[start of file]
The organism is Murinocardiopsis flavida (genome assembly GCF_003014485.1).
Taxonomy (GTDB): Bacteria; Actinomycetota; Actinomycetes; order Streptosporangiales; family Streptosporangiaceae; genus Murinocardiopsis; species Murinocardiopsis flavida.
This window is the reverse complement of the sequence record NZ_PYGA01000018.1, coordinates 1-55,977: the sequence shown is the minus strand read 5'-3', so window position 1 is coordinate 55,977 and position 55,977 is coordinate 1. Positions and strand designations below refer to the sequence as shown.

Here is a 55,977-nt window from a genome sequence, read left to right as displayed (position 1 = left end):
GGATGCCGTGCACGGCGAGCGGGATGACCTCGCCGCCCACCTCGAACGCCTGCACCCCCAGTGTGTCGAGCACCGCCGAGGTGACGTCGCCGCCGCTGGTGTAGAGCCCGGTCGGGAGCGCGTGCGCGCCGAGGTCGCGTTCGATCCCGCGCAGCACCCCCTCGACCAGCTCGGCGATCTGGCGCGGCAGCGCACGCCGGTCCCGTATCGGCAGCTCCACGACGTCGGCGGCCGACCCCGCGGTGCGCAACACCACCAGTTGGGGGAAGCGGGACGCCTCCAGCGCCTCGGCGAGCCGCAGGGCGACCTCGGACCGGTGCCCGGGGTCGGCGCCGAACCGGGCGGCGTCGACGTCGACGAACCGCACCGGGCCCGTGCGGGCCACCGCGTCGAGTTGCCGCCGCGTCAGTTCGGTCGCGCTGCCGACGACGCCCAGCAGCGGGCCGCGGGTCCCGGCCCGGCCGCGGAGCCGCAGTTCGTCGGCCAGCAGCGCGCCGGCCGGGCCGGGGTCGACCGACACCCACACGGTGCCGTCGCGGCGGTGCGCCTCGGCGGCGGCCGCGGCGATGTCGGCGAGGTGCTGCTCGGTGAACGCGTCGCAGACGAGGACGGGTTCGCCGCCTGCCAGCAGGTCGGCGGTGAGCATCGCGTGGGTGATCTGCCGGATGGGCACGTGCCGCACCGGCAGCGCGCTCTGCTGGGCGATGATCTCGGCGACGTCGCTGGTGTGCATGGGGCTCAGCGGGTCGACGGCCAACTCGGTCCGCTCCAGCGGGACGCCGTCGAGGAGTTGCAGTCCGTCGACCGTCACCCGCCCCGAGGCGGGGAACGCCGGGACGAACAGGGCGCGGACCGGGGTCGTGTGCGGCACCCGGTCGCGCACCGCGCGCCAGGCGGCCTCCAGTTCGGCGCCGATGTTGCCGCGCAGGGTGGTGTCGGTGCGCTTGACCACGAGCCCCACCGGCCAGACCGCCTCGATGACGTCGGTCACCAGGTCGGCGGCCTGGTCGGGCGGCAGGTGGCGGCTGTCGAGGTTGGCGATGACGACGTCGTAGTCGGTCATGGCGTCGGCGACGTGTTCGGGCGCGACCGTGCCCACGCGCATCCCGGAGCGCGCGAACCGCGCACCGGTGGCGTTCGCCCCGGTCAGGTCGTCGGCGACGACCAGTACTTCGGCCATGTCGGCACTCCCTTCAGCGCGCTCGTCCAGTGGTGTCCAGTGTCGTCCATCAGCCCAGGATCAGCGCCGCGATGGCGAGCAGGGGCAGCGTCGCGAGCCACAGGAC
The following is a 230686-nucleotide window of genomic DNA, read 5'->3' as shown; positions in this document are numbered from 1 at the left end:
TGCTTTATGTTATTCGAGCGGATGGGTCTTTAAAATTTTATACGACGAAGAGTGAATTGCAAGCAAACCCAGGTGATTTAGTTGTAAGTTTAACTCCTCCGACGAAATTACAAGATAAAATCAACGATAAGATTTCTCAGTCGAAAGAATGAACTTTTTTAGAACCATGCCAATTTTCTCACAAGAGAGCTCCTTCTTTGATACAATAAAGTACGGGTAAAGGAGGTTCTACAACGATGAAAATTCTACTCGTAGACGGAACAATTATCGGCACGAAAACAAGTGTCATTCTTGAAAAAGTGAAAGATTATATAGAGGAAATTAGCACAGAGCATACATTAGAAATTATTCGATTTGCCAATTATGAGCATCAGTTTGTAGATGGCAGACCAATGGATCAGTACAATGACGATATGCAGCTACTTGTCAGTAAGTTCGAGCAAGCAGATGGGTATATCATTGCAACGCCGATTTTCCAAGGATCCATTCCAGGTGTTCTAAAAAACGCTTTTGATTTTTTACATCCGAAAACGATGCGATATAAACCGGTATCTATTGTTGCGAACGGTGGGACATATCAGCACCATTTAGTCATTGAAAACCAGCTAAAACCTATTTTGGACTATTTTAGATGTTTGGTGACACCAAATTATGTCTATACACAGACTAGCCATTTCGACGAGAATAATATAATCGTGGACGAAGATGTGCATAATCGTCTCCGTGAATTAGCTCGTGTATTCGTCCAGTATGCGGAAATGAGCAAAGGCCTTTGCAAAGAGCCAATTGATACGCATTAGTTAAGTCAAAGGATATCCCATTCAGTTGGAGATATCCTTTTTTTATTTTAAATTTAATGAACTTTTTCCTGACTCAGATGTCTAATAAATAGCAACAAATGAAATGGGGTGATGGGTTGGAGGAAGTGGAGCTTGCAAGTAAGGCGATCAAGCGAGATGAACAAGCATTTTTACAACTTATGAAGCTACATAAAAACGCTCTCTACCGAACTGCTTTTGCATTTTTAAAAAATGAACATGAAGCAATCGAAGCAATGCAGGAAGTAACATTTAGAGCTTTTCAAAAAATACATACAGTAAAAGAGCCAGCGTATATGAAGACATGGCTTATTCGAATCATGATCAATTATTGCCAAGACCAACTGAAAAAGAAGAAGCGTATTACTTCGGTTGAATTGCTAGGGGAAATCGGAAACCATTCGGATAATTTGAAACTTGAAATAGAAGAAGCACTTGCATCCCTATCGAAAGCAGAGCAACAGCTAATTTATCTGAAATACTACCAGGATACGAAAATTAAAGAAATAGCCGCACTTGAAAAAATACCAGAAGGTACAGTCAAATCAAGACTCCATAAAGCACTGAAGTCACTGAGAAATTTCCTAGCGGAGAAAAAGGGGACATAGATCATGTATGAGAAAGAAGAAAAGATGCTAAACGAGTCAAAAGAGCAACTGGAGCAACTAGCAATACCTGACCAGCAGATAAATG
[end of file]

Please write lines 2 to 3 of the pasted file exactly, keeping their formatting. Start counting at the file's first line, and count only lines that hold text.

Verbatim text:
Taxonomy (GTDB): Bacteria; Actinomycetota; Actinomycetes; order Streptosporangiales; family Streptosporangiaceae; genus Murinocardiopsis; species Murinocardiopsis flavida.
This window is the reverse complement of the sequence record NZ_PYGA01000018.1, coordinates 1-55,977: the sequence shown is the minus strand read 5'-3', so window position 1 is coordinate 55,977 and position 55,977 is coordinate 1. Positions and strand designations below refer to the sequence as shown.